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Learning From Others

Sep 28, 2020

Today's guest helps find the BS in... yourself. Known as the "BS Buster," as in belief systems, and yes, the other "BS," you can break down those walls of self-doubt. But first you have to identify why they exist. Not only here to share advice but their own story of how they came out of their shell to find success, please welcome Kimberly Hambrick.

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Kimberly Hambrick, my friend, how you doing? Hey, I am doing well. I'm so excited to be on your podcast. And just to talk with you again. Yeah. You know, we've had a couple of casual conversations here and there, but I think, uh, you know, we obviously engage a lot on LinkedIn, but I think this is probably going to be our first, you know, legit lengthy conversation.

Well, you know, David I'm crushed because you were on my podcast and she's not considered that Olympian. Well, yes, but I think that that's probably, that's probably more one sided towards me. So now I get up, I get a puck and pick your brain. No, how come? How come? Okay. I will on this one. I didn't know you were a PhD.

Tell me about this. Yeah. So, um, well, you know, I wish I had a really fabulous story about it. When I worked in corporate, I worked as an educational consultant, so it was assumed that I should get my doctorate. I've never taught. I've never been a teacher. I usually tell people I'm just not good with other people's kids because my know where the line is, but I focus on, I focus on providing training and professional development to, uh, People who worked in the education field.

But my favorite story when I got my PhD, my boys they're 23 and 26 now, but they were young. And so they were so excited and they told everybody mommy's a doctor, but not the kind that can help you. I'll just talk to you. I have been humbled ever since then. I'll just talk to you. Well, I think knowing where to draw the line in the sand, being good with other kids is probably a good thing to figure that out in advance.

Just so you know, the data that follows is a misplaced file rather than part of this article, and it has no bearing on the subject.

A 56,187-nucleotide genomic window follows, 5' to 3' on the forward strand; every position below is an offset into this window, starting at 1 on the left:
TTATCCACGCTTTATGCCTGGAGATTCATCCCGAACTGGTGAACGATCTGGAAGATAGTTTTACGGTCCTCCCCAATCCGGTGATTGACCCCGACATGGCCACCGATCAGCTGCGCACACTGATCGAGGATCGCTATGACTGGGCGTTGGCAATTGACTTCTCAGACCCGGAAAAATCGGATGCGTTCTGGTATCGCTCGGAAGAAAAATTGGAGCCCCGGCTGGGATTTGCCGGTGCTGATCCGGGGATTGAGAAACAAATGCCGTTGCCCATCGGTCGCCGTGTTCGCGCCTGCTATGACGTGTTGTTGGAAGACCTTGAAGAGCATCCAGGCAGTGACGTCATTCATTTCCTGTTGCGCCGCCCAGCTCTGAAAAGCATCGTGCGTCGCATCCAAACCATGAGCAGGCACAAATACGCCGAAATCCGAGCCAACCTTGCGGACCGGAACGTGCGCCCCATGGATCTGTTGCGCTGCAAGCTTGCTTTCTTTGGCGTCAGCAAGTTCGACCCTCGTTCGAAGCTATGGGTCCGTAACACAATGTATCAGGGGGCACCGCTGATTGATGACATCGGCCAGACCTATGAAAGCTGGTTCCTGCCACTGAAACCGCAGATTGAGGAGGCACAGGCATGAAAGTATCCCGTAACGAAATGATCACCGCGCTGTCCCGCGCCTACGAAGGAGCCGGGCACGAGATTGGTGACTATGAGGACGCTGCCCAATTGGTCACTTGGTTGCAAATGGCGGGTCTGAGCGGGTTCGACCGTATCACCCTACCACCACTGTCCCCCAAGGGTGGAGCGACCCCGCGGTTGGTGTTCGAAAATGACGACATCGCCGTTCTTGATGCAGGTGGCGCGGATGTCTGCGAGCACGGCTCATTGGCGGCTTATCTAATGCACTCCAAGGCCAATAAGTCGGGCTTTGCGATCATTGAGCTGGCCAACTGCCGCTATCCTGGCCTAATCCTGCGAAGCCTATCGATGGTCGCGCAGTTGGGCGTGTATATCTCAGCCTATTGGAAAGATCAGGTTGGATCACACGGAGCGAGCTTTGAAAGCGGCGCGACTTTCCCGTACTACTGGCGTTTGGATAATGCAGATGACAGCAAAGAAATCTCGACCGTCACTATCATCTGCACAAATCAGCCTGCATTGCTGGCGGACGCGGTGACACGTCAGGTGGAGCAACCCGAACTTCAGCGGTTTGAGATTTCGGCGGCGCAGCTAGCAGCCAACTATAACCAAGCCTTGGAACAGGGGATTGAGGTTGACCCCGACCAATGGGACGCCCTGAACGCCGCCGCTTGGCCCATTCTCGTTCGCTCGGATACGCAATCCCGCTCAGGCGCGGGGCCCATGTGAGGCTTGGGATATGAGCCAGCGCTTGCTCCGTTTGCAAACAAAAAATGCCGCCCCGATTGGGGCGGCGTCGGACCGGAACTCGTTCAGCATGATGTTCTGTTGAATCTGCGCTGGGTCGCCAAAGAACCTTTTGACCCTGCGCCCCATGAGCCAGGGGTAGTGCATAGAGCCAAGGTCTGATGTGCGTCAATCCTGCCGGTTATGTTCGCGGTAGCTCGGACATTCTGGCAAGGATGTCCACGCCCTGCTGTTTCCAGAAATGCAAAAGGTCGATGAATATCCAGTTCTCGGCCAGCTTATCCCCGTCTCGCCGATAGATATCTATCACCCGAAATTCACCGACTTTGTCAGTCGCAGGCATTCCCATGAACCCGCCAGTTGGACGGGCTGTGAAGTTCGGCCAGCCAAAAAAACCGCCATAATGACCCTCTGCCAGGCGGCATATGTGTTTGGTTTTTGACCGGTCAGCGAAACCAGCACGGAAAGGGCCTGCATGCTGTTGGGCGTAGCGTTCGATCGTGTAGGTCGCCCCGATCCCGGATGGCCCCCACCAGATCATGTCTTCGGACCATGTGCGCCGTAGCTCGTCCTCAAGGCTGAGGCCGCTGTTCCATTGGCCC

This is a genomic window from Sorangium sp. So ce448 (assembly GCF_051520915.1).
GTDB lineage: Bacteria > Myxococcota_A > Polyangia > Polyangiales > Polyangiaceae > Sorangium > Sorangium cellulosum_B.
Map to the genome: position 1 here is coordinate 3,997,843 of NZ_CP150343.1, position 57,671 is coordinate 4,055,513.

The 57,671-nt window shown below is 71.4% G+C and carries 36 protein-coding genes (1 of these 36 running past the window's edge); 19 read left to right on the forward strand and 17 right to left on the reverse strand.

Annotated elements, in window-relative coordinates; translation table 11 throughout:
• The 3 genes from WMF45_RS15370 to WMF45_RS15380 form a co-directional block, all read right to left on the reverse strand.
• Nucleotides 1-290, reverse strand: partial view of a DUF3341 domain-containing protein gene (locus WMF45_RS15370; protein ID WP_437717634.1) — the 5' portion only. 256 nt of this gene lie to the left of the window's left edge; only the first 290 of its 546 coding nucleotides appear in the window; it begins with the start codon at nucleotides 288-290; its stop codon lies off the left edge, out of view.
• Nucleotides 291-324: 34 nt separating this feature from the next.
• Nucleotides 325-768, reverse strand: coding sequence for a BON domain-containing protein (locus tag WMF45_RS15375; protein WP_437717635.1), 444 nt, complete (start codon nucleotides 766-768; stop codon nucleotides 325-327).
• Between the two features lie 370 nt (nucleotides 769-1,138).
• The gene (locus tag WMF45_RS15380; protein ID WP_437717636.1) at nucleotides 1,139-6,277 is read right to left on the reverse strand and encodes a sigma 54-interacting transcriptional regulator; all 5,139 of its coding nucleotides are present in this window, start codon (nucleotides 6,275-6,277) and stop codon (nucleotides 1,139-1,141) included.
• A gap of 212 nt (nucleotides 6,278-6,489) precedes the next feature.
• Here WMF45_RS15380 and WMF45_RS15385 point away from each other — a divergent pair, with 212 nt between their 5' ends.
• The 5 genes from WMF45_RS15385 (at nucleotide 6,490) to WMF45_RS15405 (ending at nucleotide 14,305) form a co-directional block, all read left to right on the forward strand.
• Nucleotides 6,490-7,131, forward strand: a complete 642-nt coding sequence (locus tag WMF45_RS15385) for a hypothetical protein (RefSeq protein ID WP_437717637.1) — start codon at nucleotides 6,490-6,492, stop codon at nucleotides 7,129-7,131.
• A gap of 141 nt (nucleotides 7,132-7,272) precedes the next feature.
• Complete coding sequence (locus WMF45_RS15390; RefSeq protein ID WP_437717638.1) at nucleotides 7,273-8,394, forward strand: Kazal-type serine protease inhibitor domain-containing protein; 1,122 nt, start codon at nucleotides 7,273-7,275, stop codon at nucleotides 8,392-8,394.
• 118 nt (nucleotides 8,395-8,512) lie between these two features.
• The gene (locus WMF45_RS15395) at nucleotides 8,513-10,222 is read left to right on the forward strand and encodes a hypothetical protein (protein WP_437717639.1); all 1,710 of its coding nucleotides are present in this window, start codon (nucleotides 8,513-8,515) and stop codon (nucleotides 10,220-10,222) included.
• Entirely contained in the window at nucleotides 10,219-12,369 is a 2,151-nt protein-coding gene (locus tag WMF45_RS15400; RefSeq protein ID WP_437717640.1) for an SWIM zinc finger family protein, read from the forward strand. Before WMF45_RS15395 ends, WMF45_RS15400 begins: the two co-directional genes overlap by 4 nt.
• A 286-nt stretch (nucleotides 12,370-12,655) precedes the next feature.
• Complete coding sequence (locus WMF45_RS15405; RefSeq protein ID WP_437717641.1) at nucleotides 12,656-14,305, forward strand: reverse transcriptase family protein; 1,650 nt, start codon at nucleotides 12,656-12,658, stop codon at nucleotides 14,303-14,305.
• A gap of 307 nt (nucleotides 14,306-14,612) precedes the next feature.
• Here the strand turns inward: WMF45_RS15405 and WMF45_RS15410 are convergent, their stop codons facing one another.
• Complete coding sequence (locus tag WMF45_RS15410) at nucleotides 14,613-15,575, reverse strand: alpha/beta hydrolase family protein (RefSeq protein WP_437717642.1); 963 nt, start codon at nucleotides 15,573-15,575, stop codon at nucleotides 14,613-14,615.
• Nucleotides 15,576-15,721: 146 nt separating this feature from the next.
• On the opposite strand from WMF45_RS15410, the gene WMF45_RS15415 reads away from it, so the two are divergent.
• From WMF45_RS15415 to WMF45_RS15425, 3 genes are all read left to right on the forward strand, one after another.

Yes. Yes. I, you know, I agree. All right. So the usual two questions, question number one is what are you good at? And what are we potentially gonna learn from you today besides talking? Yeah. So I'm just going to talk to you. That's all I'm good at now. Actually I'm in the Lynch leadership line, so I'm a leadership development, personal growth coach and trainer.

And what I like to tell people is I design empowered leaders. Who then go out and empower others. And I'm also known as the bees. Yes, Buster, and so BS his belief system. But I also refer to it as that bullshit, swirl of negative. Emotions that run in our brain the whole time and the whole various successful people back.

So that's what I do. Well, I want to follow up on that here in a moment, but not until after I asked you question number two, which is what are you not so good at? I am not so good at singing and I absolutely love singing. I love it. It is, it is my stress reliever. It is my go to. And I'm not talking bad, I'm talking really bad.